Michael O'Connor: I think blurring the lines drastically is, perhaps, an unconscious way of using your influences to find a more original place, which isn't so easy to do. With VSTRS we're aware of the sound but with collaboration & a good feedback cycle there's nothing's stopping something potentially interesting from surfacing. A good idea is a good idea I guess. The business of music is mostly in shambles from a creator stand point so there doesn't seem to be much sense in limiting any genre that you might be into or would make a song sound better. There's also a healthy appreciation for psychadelia, dream-pop & shoegaze within the group... although I can't say Eric tends to spends a lot of time in dream-pop land or that Zach is deep into psychedelia!
Tell me about the recording experience..., and what distinguishes this record as a whole, in terms of what it was that you started really working towards, listening-experience-wise, as you put it together
Michael O'Connor: 'Dark Secret' is a song that the band seemed to take to right away, & would on occasion ask me about as the record drew nearer. The title refers to the psychological reality that a dream is probably a lot more powerful than a day's thought process. Yet, not often lucid or remembered much because it just escapes one's grasp - as most do. The characters created are perhaps just as much in the dark about what's being foist upon them as others can be in our tangible lives, & as that tangible reality is an interpretation of the mind, so is dreaming. The karmic cycle unwinding might be fairly equivalent, although I don't believe we think of it that way. The video is a loose concept of a representation of how a dream might look/feel.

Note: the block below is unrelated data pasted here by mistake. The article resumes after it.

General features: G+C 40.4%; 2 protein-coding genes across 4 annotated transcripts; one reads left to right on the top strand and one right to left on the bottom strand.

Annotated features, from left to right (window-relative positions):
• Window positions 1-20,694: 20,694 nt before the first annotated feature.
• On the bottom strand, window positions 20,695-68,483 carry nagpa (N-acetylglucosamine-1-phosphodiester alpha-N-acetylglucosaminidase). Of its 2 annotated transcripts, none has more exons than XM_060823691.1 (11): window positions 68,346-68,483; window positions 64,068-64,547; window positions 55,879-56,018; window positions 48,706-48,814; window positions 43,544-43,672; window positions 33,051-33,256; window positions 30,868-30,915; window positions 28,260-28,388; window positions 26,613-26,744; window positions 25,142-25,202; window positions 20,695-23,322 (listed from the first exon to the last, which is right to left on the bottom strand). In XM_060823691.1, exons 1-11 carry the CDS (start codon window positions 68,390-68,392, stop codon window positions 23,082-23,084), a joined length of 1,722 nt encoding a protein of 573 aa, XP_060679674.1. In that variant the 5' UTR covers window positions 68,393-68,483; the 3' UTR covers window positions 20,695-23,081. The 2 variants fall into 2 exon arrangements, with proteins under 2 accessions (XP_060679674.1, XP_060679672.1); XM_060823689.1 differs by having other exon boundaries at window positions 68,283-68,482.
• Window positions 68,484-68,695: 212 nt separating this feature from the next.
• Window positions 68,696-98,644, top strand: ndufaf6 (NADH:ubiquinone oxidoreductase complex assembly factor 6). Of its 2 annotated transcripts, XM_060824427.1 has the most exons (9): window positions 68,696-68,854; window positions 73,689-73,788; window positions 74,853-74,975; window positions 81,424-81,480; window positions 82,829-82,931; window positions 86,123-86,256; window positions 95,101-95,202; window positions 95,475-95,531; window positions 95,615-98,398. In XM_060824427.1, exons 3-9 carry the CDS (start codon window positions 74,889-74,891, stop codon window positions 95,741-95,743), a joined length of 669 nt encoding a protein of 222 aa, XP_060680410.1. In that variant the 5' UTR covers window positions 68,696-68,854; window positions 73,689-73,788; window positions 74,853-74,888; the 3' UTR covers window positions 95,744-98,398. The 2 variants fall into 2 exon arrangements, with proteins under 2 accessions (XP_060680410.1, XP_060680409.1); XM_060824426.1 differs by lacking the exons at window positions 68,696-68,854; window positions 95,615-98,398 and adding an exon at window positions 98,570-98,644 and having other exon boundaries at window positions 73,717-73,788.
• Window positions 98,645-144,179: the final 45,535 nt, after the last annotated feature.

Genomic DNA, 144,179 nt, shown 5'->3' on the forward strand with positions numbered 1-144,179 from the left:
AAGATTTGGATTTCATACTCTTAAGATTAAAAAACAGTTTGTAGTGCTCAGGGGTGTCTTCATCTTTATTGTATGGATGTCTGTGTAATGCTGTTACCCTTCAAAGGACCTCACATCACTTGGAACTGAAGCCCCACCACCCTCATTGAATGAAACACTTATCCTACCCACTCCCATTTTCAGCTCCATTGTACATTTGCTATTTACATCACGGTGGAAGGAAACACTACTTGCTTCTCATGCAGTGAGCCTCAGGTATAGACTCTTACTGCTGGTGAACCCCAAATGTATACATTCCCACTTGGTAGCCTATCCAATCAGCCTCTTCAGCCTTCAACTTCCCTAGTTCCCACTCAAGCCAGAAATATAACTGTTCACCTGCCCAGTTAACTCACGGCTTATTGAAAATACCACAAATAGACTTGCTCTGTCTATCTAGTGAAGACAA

The first record was encouraging; enough so that everyone thought we should keep working and improve on it. The only concrete thought on differentiating initially was to have DJ (Sovey) use a grand piano whereas organ had a larger role on the debut. I also focused a little bit more on songs I'd crafted than I had initially and I think that's reflected in few places. Probably more than anything though was the willingness of the band to take on a multi-themed longer tune that is really the centerpiece of the record. I give them all a ton of credit for bringing their talent, vision & professionalism to that one... & all of the songs really. There's a healthy interest about what's being created in VSTRS without much wasted motion, it's a pleasure.
What about the album title...
Michael O'Connor: Pandemonium Seesaw is a line from the song 'Cirkus' by King Crimson, and it evolved from a term I've long enjoyed into the LP title. It seemed to reflect on the material somewhat but also increasingly on these media-inflated times where strings are constantly being pulled and manipulated in different directions. Fear & loathing, divide & conquer as usual but daily and at an outrageously fast pace. There's certainly a purposeful intent to distract and placate at break neck intensity. It seems to create a feeling of dread where the wolves - paradoxically or quite literally in a metamorphic sense - tend to be at the door. It's a heaviness from our government to corporate America to kidrockistan that is at times hard to avoid and takes a toll. Lyrically at times, and perhaps musically in moments, the record spun in that direction.